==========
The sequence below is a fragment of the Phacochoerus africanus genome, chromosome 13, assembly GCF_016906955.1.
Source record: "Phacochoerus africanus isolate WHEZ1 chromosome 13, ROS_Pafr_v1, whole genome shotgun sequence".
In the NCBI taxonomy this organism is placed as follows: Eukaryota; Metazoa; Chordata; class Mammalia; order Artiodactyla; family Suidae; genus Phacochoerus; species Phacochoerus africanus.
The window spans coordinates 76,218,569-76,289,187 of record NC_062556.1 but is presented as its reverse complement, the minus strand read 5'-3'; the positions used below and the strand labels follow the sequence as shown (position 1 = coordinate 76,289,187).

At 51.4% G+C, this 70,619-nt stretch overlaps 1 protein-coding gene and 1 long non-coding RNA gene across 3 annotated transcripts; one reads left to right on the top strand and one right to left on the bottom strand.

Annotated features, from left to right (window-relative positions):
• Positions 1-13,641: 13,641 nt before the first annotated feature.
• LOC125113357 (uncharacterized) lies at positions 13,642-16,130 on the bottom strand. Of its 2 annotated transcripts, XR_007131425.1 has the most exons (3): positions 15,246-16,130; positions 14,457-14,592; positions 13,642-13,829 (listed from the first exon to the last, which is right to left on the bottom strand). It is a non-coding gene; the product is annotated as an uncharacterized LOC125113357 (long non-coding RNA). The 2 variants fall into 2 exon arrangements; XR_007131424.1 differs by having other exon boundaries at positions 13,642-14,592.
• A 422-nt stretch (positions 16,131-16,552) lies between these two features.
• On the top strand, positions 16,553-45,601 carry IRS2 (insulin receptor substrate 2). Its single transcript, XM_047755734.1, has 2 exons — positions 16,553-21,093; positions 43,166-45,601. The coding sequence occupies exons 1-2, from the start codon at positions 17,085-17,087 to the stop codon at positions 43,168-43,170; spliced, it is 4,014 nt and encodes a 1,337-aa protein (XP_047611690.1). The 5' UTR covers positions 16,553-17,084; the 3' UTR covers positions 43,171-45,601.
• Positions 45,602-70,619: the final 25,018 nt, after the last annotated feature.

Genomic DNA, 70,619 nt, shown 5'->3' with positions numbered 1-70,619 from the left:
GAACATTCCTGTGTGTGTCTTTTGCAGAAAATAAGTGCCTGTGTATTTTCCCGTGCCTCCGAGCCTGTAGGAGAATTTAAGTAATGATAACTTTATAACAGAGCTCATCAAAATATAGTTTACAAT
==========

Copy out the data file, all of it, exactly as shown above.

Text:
The sequence below is a fragment of the Phacochoerus africanus genome, chromosome 13, assembly GCF_016906955.1.
Source record: "Phacochoerus africanus isolate WHEZ1 chromosome 13, ROS_Pafr_v1, whole genome shotgun sequence".
In the NCBI taxonomy this organism is placed as follows: Eukaryota; Metazoa; Chordata; class Mammalia; order Artiodactyla; family Suidae; genus Phacochoerus; species Phacochoerus africanus.
The window spans coordinates 76,218,569-76,289,187 of record NC_062556.1 but is presented as its reverse complement, the minus strand read 5'-3'; the positions used below and the strand labels follow the sequence as shown (position 1 = coordinate 76,289,187).

At 51.4% G+C, this 70,619-nt stretch overlaps 1 protein-coding gene and 1 long non-coding RNA gene across 3 annotated transcripts; one reads left to right on the top strand and one right to left on the bottom strand.

Annotated features, from left to right (window-relative positions):
• Positions 1-13,641: 13,641 nt before the first annotated feature.
• LOC125113357 (uncharacterized) lies at positions 13,642-16,130 on the bottom strand. Of its 2 annotated transcripts, XR_007131425.1 has the most exons (3): positions 15,246-16,130; positions 14,457-14,592; positions 13,642-13,829 (listed from the first exon to the last, which is right to left on the bottom strand). It is a non-coding gene; the product is annotated as an uncharacterized LOC125113357 (long non-coding RNA). The 2 variants fall into 2 exon arrangements; XR_007131424.1 differs by having other exon boundaries at positions 13,642-14,592.
• A 422-nt stretch (positions 16,131-16,552) lies between these two features.
• On the top strand, positions 16,553-45,601 carry IRS2 (insulin receptor substrate 2). Its single transcript, XM_047755734.1, has 2 exons — positions 16,553-21,093; positions 43,166-45,601. The coding sequence occupies exons 1-2, from the start codon at positions 17,085-17,087 to the stop codon at positions 43,168-43,170; spliced, it is 4,014 nt and encodes a 1,337-aa protein (XP_047611690.1). The 5' UTR covers positions 16,553-17,084; the 3' UTR covers positions 43,171-45,601.
• Positions 45,602-70,619: the final 25,018 nt, after the last annotated feature.

Genomic DNA, 70,619 nt, shown 5'->3' with positions numbered 1-70,619 from the left:
GAACATTCCTGTGTGTGTCTTTTGCAGAAAATAAGTGCCTGTGTATTTTCCCGTGCCTCCGAGCCTGTAGGAGAATTTAAGTAATGATAACTTTATAACAGAGCTCATCAAAATATAGTTTACAAT